The Man with the Iron Heart

2017-11-17 08:27
 

What it's about:

The true story of Project: Anthropoid, where a pair of British soldiers teamed up with a small group of Czech resistance fighters at the peak of the Second World War to assassinate Reinhard Heidrich, one of Hitler's most ruthless generals and a major architect of the Final Solution. 

What we thought:

Based on the historical novel, HhHH by Laurent Binnet  - inevitably, some of this story had to be based on conjecture and even pure fiction as the film will make very clear; but the basic events apparently really did happen – the Man With the Iron Heart originally shared the same title as its source novel but presumably out of wanting to spare everyone the embarrassment of having to try pronounce what is less a word than an exasperated sigh, they wisely opted to settle on this generic but far more comprehensible title.

They could have also called it Anthropoid but, as it so happens, another film, also based on the same book and the same historical events beat it to the punch by coming out just before The Man With the Iron Heart was completed – forcing the latter to delay its release by a year and to forever suffer being known as “that other Operation Anthropoid movie”. 

For some unknown reason, Anthropoid was never released in this country despite having the same plot, its own even more A-list cast and having done the same story first. It is almost universally considered to be the better of the two films but as I have yet to have had the chance to see it, I'm just going to have to judge the Man With the Iron Heart on its own terms. And on its own terms, it's... almost very good.

Straight off the bat, the biggest and most obvious flaw with the Man With the Iron Heart is that it spends half of its running time with Hydrich (played with chilling monstrousness by Jason Clarke) and not only his unspeakably evil military career but his iffy family life with a wife who shares his deplorable views (played no less chillingly by Rosamund Pike) and a bunch of kids who are forced to share their father with the Third Reich. And, really, who cares? 

There's no humanity or complexity to be found in this portrayal of Hydrich – and no doubt, none to be found in the real man either – so aside for the visceral reactions that depictions of the atrocities if the Holocaust still elicit with ease, much of the first half of the film spends its time treading the line between boring and immensely frustrating. It's well made and well acted but it does nothing than a much briefer look at Hydrich terrible deeds wouldn't have done better.

This is all the more frustrating because the second half – or, to be entirely honest, it may well have been the second two thirds – is so, so close to being great. Cedric Jimenez isn't exactly what one would call a visionary director as the look and feel of the film is really nothing we haven't come across before, many times over, but perhaps there is only so much that can be done with this setting before it starts taking on the almost parodic feel of Tarantino's Inglorious Bastards. What Jimenez is quite excellent, though, is at building and maintaining tension through the entire second half of the film that starts fraught and only escalates from there. It's gripping, pulse-pounding stuff that stands tall with the best espionage and war films.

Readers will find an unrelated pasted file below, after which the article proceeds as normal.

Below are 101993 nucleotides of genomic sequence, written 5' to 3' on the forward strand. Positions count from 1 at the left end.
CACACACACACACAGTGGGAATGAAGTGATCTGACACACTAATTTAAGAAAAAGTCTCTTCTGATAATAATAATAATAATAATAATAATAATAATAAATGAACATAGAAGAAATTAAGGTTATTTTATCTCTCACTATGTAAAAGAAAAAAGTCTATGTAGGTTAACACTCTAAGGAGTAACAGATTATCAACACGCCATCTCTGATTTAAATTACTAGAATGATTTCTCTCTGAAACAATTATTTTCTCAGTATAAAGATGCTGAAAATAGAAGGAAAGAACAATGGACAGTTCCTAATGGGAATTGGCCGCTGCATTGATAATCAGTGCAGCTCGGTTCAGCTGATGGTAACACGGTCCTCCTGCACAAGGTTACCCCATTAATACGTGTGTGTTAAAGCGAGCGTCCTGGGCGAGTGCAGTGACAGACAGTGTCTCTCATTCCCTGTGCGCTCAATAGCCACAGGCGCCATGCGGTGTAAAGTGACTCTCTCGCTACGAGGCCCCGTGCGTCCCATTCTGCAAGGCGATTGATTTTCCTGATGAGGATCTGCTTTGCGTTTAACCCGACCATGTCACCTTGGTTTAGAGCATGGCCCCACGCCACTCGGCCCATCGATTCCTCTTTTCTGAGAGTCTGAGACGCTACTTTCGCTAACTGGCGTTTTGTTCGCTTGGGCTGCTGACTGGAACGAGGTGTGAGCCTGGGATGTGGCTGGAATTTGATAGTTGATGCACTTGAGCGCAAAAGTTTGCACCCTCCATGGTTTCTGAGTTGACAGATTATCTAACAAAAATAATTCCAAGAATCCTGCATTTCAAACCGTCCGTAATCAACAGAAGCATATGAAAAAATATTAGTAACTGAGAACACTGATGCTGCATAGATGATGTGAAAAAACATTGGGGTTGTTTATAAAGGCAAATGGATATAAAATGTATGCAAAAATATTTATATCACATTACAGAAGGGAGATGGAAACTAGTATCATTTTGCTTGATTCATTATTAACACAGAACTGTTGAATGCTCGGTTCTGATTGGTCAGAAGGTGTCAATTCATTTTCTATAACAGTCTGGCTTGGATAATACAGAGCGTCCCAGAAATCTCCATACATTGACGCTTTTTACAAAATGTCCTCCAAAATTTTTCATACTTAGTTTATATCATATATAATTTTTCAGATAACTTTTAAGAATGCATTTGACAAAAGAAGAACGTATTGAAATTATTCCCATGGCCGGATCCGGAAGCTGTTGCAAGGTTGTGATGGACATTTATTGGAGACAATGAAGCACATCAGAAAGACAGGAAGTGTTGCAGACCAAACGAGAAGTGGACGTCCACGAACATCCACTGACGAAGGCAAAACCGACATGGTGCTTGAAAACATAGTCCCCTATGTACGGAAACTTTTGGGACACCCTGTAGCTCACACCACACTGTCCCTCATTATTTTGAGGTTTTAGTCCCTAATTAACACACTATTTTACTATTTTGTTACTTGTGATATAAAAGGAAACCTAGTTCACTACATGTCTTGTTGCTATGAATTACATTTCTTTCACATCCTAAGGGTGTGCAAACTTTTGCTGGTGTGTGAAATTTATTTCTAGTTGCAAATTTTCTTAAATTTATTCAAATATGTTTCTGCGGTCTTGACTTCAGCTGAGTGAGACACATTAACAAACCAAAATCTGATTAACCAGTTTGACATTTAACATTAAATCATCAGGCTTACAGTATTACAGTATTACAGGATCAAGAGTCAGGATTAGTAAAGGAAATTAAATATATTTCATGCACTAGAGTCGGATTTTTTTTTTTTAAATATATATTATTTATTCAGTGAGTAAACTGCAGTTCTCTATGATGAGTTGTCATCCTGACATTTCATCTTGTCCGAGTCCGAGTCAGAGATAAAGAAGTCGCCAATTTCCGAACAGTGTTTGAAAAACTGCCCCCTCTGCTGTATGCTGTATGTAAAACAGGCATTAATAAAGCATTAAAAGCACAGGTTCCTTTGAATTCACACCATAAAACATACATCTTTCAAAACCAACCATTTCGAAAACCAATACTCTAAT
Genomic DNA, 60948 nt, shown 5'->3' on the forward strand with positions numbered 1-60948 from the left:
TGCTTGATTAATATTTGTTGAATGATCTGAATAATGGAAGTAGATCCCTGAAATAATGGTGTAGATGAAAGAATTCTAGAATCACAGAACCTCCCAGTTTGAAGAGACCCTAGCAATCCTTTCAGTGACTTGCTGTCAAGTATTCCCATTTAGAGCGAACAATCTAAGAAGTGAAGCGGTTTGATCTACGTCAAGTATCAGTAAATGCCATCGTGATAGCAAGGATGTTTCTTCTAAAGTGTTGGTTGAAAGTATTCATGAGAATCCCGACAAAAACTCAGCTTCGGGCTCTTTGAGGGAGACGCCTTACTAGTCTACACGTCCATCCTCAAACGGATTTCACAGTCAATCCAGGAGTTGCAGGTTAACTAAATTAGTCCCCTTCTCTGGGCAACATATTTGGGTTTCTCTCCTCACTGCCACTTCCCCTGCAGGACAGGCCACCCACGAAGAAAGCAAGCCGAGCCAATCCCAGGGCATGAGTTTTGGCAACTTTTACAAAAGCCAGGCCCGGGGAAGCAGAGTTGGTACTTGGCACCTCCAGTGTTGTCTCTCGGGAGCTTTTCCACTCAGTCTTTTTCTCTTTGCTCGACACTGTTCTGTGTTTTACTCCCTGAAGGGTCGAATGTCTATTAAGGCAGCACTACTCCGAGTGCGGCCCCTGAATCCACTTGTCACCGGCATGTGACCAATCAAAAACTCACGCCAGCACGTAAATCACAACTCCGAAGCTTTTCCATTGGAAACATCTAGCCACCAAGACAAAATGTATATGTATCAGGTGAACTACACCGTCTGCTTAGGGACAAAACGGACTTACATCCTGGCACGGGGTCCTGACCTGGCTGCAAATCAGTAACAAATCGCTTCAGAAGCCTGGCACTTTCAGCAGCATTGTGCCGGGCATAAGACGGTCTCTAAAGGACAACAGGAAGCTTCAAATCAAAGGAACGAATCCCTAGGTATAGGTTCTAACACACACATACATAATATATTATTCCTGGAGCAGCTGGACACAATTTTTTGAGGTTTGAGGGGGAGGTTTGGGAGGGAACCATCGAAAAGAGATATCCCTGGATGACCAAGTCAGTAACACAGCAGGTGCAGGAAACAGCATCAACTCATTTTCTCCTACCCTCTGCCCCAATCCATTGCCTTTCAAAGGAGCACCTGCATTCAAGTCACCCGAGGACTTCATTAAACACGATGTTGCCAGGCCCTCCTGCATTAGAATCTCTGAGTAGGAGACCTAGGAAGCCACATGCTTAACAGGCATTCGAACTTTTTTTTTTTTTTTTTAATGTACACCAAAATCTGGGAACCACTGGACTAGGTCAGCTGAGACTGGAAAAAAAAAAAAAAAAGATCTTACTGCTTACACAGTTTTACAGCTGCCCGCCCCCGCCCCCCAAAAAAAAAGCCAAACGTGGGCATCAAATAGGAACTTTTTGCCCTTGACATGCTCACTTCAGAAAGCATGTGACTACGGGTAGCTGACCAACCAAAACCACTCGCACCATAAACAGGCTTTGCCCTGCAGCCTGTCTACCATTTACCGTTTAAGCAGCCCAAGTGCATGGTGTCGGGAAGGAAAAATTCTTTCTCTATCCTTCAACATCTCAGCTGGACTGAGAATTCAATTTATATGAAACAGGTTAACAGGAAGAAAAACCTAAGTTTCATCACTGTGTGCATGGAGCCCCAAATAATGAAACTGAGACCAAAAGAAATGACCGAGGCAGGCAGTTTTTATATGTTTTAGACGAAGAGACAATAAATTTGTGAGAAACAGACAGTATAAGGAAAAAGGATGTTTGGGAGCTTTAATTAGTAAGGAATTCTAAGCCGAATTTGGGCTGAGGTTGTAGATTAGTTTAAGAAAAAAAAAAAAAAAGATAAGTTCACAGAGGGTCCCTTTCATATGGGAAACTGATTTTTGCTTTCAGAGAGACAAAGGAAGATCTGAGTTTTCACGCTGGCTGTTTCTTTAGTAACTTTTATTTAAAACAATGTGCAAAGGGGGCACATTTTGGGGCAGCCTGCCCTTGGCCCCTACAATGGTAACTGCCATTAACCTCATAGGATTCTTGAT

The performances too are very strong as Clarke and Pike continue to be genuinely terrifying throughout, while our heroes are played by an assortment of excellent character actors, including Mia Wasikowska, Jack O'Connell and Jack Reynor. Here's the problem, though, while both Jacks are really perfectly good in their roles, their characters are woefully under-developed and they look so similar here that it becomes all but impossible to tell them apart. Reynor, who was so wonderful in last year's sublimely charming Sing Street, doesn't even have his distinctive Irish accent to rely on here to distinguish him from his fellow Jack.     

This might seem super-nitpicky but it profoundly isn't. Yes, World War II and the Holocaust allows for simple good vs evil divisions in a way that few conflicts do but it's extremely strange that more attention is paid to developing – and, really, ultimately failing to develop – one of the worst Nazis of them all, while spending precious little time developing the clear heroes of the piece. As such, while the film is thrilling in its later sections and the basic nature of the Holocaust means that any depictions of it remain incredibly disturbing (no doubt all the more by my being Jewish) but much of the drama plays out with a real sense of detachment. Dramatisations of real events often have the advantage of being able to pull you further into the people involved but not only does the Man With the Iron Heart not do that, there's a good chance that a documentary might have given us more insight into these men (and occasional women). 

Still, for all of its many flaws and for all that it doesn't come close to the best Holocaust movies, it is not without its moments of visceral power and accomplished storytelling. The story too, absolutely needs to be told – and until recently actually hasn't been very much – but it's certainly not helped by being neither the first nor the only version of this story to come along in recent years.

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